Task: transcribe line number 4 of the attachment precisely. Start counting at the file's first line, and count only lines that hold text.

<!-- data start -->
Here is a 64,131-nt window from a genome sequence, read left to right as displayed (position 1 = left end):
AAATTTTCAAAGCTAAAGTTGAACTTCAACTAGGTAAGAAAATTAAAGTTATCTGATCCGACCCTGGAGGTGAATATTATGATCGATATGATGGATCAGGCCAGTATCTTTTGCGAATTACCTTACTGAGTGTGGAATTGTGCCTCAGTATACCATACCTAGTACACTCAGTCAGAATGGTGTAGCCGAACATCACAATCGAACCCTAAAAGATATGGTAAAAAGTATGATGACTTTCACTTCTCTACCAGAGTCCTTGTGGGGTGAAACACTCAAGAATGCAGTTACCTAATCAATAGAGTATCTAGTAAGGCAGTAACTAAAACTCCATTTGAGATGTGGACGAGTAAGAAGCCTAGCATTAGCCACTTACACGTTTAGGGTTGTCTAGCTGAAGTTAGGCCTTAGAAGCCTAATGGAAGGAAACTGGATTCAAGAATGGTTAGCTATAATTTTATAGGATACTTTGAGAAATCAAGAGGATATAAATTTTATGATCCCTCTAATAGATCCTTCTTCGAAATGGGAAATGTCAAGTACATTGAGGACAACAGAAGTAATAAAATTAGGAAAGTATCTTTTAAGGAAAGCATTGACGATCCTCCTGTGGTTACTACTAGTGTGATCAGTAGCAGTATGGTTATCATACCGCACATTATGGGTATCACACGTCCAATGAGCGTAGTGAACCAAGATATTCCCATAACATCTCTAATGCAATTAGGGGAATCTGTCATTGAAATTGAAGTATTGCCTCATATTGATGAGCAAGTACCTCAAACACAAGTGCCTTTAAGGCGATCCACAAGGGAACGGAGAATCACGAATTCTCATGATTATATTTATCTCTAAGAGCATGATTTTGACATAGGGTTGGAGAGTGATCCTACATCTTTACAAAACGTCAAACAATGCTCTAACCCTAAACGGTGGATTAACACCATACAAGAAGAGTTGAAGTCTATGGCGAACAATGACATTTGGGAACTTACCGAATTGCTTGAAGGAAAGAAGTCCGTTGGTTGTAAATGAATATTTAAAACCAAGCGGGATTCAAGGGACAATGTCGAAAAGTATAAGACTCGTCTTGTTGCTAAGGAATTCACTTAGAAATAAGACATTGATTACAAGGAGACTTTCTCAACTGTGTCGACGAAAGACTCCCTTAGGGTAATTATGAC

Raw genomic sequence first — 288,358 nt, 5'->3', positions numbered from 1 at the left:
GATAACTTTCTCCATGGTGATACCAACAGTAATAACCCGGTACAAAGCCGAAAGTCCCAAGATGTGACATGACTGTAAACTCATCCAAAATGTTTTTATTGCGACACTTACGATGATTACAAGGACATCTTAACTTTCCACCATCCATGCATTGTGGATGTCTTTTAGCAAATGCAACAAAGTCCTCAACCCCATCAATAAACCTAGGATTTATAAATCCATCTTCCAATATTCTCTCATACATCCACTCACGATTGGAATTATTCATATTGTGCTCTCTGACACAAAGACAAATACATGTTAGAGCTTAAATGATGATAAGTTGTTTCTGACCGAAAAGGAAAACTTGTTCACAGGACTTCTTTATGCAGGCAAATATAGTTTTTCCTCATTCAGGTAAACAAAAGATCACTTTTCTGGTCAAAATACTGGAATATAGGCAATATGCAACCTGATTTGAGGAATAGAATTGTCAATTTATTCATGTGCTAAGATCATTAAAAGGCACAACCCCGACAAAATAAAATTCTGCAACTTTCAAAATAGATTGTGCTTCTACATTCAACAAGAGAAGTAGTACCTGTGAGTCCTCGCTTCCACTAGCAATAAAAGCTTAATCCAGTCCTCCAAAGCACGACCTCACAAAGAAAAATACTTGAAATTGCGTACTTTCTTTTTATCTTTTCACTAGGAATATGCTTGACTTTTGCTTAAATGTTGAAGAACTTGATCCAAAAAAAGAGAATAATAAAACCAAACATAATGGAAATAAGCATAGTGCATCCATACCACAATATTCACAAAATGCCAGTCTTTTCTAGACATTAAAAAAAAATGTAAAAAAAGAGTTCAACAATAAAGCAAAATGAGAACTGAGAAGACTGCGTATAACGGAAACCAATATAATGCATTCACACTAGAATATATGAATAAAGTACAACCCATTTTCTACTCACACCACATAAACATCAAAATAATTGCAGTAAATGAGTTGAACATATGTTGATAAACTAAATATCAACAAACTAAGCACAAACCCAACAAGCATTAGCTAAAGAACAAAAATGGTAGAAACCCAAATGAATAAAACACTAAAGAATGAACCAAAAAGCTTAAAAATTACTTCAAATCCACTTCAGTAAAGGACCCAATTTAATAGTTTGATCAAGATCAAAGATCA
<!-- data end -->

GATAACTTTCTCCATGGTGATACCAACAGTAATAACCCGGTACAAAGCCGAAAGTCCCAAGATGTGACATGACTGTAAACTCATCCAAAATGTTTTTATTGCGACACTTACGATGATTACAAGGACATCTTAACTTTCCACCATCCATGCATTGTGGATGTCTTTTAGCAAATGCAACAAAGTCCTCAACCCCATCAATAAACCTAGGATTTATAAATCCATCTTCCAATATTCTCTCATACATCCACTCACGATTGGAATTATTCATATTGTGCTCTCTGACACAAAGACAAATACATGTTAGAGCTTAAATGATGATAAGTTGTTTCTGACCGAAAAGGAAAACTTGTTCACAGGACTTCTTTATGCAGGCAAATATAGTTTTTCCTCATTCAGGTAAACAAAAGATCACTTTTCTGGTCAAAATACTGGAATATAGGCAATATGCAACCTGATTTGAGGAATAGAATTGTCAATTTATTCATGTGCTAAGATCATTAAAAGGCACAACCCCGACAAAATAAAATTCTGCAACTTTCAAAATAGATTGTGCTTCTACATTCAACAAGAGAAGTAGTACCTGTGAGTCCTCGCTTCCACTAGCAATAAAAGCTTAATCCAGTCCTCCAAAGCACGACCTCACAAAGAAAAATACTTGAAATTGCGTACTTTCTTTTTATCTTTTCACTAGGAATATGCTTGACTTTTGCTTAAATGTTGAAGAACTTGATCCAAAAAAAGAGAATAATAAAACCAAACATAATGGAAATAAGCATAGTGCATCCATACCACAATATTCACAAAATGCCAGTCTTTTCTAGACATTAAAAAAAAATGTAAAAAAAGAGTTCAACAATAAAGCAAAATGAGAACTGAGAAGACTGCGTATAACGGAAACCAATATAATGCATTCACACTAGAATATATGAATAAAGTACAACCCATTTTCTACTCACACCACATAAACATCAAAATAATTGCAGTAAATGAGTTGAACATATGTTGATAAACTAAATATCAACAAACTAAGCACAAACCCAACAAGCATTAGCTAAAGAACAAAAATGGTAGAAACCCAAATGAATAAAACACTAAAGAATGAACCAAAAAGCTTAAAAATTACTTCAAATCCACTTCAGTAAAGGACCCAATTTAATAGTTTGATCAAGATCAAAGATCA